Calpurnia is "something else again." She is a proud black woman who is devoted to the Finch family. She is said to have a hand as wide as a bed slat and twice as hard. She is always ordering Scout out of the kitchen, asking her why she couldn't behave as well as Jem when she knew he was older, and calling her home when she wasn't ready to come. Their battles are epic, but Calpurnia always wins, having the support of Atticus. Atticus treats her with dignity and respect.
Lee describes Atticus' early legal career in deft deft
adj. deft·er, deft·est
Quick and skillful; adroit. See Synonyms at dexterous.
[Middle English, gentle, humble, variant of dafte, foolish; see daft. strokes. He went out to Montgomery to read law and then returned to Maycomb where he began his practice. For many years he had an office in the courthouse. It contained little more than a hat rack, a spittoon, a checkerboard checkerboard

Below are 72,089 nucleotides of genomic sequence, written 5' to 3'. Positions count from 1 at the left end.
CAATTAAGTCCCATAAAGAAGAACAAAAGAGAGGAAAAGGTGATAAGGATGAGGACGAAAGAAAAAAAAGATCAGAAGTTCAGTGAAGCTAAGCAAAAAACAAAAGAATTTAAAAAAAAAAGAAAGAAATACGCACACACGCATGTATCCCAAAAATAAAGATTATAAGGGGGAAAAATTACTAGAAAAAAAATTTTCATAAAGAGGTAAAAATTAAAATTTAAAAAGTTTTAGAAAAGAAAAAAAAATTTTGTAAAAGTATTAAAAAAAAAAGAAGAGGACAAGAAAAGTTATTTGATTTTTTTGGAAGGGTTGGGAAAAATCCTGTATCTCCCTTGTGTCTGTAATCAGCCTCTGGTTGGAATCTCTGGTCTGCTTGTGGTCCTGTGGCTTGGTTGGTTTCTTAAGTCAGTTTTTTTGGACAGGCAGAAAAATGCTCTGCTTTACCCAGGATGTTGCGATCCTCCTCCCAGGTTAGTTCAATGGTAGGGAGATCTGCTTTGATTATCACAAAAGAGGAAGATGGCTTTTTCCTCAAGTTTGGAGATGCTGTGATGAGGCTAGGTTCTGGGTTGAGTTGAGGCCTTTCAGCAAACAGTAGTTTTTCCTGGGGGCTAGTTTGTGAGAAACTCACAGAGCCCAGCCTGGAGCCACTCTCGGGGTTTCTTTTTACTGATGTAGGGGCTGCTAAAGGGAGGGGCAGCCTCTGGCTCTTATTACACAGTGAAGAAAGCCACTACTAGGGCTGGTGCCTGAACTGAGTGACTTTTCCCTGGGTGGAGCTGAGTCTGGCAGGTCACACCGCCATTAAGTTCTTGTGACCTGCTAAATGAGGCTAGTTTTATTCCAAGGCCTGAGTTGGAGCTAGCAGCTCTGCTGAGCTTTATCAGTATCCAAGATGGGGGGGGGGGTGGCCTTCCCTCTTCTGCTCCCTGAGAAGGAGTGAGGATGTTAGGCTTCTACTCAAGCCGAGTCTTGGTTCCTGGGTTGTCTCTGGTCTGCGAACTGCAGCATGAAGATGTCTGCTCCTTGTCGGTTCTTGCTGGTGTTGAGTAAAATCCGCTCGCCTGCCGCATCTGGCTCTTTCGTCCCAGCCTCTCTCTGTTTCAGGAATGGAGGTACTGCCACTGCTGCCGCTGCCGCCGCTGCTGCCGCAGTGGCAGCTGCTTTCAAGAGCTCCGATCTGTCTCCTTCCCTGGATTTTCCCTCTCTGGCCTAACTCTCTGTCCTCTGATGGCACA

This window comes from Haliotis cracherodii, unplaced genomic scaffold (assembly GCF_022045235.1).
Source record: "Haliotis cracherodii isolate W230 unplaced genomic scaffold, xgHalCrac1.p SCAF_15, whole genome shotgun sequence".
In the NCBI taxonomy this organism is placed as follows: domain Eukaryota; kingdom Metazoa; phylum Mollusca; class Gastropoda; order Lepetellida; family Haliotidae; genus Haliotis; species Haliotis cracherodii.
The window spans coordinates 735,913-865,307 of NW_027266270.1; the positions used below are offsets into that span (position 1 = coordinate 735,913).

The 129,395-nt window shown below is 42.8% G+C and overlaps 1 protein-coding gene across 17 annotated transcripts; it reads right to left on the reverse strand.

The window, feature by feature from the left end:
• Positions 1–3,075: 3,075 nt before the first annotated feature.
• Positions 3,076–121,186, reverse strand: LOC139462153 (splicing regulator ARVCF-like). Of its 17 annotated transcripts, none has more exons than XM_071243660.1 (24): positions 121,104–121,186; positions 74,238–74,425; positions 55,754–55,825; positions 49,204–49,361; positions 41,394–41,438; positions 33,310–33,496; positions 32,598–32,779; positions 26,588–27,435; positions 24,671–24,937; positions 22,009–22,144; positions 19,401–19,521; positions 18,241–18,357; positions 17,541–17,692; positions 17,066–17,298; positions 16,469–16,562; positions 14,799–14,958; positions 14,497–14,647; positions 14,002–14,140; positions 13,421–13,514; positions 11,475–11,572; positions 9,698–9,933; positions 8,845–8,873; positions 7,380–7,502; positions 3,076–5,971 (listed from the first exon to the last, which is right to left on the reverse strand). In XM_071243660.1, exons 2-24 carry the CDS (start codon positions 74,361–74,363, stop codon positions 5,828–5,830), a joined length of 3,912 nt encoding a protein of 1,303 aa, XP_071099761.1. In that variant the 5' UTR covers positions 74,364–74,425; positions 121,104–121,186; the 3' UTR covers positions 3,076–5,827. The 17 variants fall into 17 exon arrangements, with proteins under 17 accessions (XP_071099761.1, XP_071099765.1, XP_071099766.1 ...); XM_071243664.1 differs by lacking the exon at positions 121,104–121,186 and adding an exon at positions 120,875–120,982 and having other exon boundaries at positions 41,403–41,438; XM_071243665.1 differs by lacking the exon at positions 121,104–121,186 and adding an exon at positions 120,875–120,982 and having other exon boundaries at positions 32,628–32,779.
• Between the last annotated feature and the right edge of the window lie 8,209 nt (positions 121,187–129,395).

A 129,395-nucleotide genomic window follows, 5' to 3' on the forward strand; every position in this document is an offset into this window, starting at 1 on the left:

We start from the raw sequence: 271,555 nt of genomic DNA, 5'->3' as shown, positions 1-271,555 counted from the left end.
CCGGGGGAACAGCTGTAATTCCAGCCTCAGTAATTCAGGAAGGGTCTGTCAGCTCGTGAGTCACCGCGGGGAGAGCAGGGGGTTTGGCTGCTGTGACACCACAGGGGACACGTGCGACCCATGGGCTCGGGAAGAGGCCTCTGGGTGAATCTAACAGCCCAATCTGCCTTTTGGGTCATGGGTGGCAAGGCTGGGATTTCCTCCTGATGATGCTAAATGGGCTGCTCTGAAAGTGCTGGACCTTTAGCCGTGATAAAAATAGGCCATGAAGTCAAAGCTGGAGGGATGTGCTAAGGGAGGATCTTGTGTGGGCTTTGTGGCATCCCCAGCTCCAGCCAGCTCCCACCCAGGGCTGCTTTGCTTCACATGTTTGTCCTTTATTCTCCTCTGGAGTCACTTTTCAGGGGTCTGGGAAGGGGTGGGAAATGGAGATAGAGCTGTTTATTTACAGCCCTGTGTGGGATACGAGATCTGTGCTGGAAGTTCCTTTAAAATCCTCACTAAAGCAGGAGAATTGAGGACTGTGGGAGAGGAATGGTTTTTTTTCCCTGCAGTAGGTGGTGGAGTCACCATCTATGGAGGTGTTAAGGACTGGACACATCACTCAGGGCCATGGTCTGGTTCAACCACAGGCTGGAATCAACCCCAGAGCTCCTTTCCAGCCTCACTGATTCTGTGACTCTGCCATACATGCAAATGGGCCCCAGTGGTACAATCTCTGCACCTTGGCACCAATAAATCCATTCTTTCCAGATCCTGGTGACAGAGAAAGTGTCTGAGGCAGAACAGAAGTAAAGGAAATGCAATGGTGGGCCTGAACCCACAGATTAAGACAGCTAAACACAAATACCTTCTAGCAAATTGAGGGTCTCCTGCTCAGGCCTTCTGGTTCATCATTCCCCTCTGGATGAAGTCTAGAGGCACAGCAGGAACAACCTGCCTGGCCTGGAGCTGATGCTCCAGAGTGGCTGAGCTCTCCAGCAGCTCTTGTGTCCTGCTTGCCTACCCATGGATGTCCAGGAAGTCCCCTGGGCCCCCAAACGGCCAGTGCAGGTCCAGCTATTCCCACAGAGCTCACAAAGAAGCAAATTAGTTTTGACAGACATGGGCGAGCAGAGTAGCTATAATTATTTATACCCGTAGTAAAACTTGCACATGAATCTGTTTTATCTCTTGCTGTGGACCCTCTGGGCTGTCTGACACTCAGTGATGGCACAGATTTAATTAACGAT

the pattern of a chess or draft board; used in many circumstances to display the results of mixing a specific number of variables. The variables are listed in columns designated along the horizontal border and the same or different variables in lines along the vertical and an unsullied Code of Alabama.
Atticus' first two clients were the last two persons hanged in the Maycomb County jail. They had murdered a blacksmith in the presence of three witnesses. Atticus had advised them to enter into a plea bargain plea bargain n. in criminal procedure, a negotiation between the defendant and his attorney on one side and the prosecutor on the other, in which the defendant agrees to plead "guilty" or "no contest" to some crimes, in return for reduction of the severity of the but they had stubbornly refused to accept his recommendation. The accused insisted that the-son-of-a-bitch-had-it-coming-to-him was a good enough defence for anybody and were duly convicted. Atticus was present at their execution and that event is described as the beginning of his profound distaste for the practice of criminal law.